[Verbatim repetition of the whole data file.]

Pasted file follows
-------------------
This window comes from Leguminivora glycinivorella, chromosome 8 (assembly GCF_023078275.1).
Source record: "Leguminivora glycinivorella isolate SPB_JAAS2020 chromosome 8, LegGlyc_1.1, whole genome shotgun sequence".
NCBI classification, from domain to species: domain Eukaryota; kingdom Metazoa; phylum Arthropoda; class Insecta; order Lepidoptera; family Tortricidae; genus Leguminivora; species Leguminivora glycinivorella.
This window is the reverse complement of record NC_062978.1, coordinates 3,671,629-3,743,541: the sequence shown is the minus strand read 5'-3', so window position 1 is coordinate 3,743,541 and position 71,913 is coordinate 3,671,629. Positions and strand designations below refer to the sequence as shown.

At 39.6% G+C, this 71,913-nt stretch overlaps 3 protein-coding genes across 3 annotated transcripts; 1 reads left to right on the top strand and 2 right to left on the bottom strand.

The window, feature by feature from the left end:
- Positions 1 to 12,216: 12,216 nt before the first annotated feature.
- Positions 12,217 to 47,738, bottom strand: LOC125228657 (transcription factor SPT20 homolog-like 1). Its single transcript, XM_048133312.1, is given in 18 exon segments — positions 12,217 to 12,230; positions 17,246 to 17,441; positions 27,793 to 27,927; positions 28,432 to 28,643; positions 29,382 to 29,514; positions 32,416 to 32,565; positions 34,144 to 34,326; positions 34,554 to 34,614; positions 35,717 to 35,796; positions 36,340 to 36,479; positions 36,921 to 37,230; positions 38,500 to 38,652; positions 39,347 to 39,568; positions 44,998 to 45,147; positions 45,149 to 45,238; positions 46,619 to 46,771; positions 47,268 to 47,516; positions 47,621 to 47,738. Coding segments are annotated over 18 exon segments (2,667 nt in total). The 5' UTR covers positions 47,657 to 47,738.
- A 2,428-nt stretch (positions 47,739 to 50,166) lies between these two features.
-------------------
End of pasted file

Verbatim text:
This window comes from Leguminivora glycinivorella, chromosome 8 (assembly GCF_023078275.1).
Source record: "Leguminivora glycinivorella isolate SPB_JAAS2020 chromosome 8, LegGlyc_1.1, whole genome shotgun sequence".
NCBI classification, from domain to species: domain Eukaryota; kingdom Metazoa; phylum Arthropoda; class Insecta; order Lepidoptera; family Tortricidae; genus Leguminivora; species Leguminivora glycinivorella.
This window is the reverse complement of record NC_062978.1, coordinates 3,671,629-3,743,541: the sequence shown is the minus strand read 5'-3', so window position 1 is coordinate 3,743,541 and position 71,913 is coordinate 3,671,629. Positions and strand designations below refer to the sequence as shown.

At 39.6% G+C, this 71,913-nt stretch overlaps 3 protein-coding genes across 3 annotated transcripts; 1 reads left to right on the top strand and 2 right to left on the bottom strand.

The window, feature by feature from the left end:
- Positions 1 to 12,216: 12,216 nt before the first annotated feature.
- Positions 12,217 to 47,738, bottom strand: LOC125228657 (transcription factor SPT20 homolog-like 1). Its single transcript, XM_048133312.1, is given in 18 exon segments — positions 12,217 to 12,230; positions 17,246 to 17,441; positions 27,793 to 27,927; positions 28,432 to 28,643; positions 29,382 to 29,514; positions 32,416 to 32,565; positions 34,144 to 34,326; positions 34,554 to 34,614; positions 35,717 to 35,796; positions 36,340 to 36,479; positions 36,921 to 37,230; positions 38,500 to 38,652; positions 39,347 to 39,568; positions 44,998 to 45,147; positions 45,149 to 45,238; positions 46,619 to 46,771; positions 47,268 to 47,516; positions 47,621 to 47,738. Coding segments are annotated over 18 exon segments (2,667 nt in total). The 5' UTR covers positions 47,657 to 47,738.
- A 2,428-nt stretch (positions 47,739 to 50,166) lies between these two features.